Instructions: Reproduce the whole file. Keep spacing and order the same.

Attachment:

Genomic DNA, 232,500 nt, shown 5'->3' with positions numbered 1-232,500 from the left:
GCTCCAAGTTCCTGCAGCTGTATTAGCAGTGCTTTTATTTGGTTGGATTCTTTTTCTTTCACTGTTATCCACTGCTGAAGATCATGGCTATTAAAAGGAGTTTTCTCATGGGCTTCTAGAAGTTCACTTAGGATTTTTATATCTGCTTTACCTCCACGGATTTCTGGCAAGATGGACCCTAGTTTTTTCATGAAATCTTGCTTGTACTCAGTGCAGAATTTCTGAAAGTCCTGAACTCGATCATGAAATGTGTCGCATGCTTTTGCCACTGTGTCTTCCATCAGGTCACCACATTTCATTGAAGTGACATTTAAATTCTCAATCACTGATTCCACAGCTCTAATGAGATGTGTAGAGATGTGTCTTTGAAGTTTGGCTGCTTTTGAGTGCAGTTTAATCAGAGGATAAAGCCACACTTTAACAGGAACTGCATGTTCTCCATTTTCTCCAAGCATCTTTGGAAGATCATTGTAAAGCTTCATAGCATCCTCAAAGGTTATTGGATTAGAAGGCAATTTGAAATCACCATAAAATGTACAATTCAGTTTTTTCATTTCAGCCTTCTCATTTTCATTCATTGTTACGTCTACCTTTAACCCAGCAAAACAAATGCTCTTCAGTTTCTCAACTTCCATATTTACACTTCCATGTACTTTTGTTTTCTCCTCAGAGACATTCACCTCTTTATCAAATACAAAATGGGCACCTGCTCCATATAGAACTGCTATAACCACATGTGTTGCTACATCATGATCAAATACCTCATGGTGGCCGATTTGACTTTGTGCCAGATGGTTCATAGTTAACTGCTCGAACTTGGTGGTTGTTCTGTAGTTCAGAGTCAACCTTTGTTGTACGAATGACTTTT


Genomic DNA, 232,500 nt, shown 5'->3' with positions numbered 1-232,500 from the left:
GCTCCAAGTTCCTGCAGCTGTATTAGCAGTGCTTTTATTTGGTTGGATTCTTTTTCTTTCACTGTTATCCACTGCTGAAGATCATGGCTATTAAAAGGAGTTTTCTCATGGGCTTCTAGAAGTTCACTTAGGATTTTTATATCTGCTTTACCTCCACGGATTTCTGGCAAGATGGACCCTAGTTTTTTCATGAAATCTTGCTTGTACTCAGTGCAGAATTTCTGAAAGTCCTGAACTCGATCATGAAATGTGTCGCATGCTTTTGCCACTGTGTCTTCCATCAGGTCACCACATTTCATTGAAGTGACATTTAAATTCTCAATCACTGATTCCACAGCTCTAATGAGATGTGTAGAGATGTGTCTTTGAAGTTTGGCTGCTTTTGAGTGCAGTTTAATCAGAGGATAAAGCCACACTTTAACAGGAACTGCATGTTCTCCATTTTCTCCAAGCATCTTTGGAAGATCATTGTAAAGCTTCATAGCATCCTCAAAGGTTATTGGATTAGAAGGCAATTTGAAATCACCATAAAATGTACAATTCAGTTTTTTCATTTCAGCCTTCTCATTTTCATTCATTGTTACGTCTACCTTTAACCCAGCAAAACAAATGCTCTTCAGTTTCTCAACTTCCATATTTACACTTCCATGTACTTTTGTTTTCTCCTCAGAGACATTCACCTCTTTATCAAATACAAAATGGGCACCTGCTCCATATAGAACTGCTATAACCACATGTGTTGCTACATCATGATCAAATACCTCATGGTGGCCGATTTGACTTTGTGCCAGATGGTTCATAGTTAACTGCTCGAACTTGGTGGTTGTTCTGTAGTTCAGAGTCAACCTTTGTTGTACGAATGACTTTT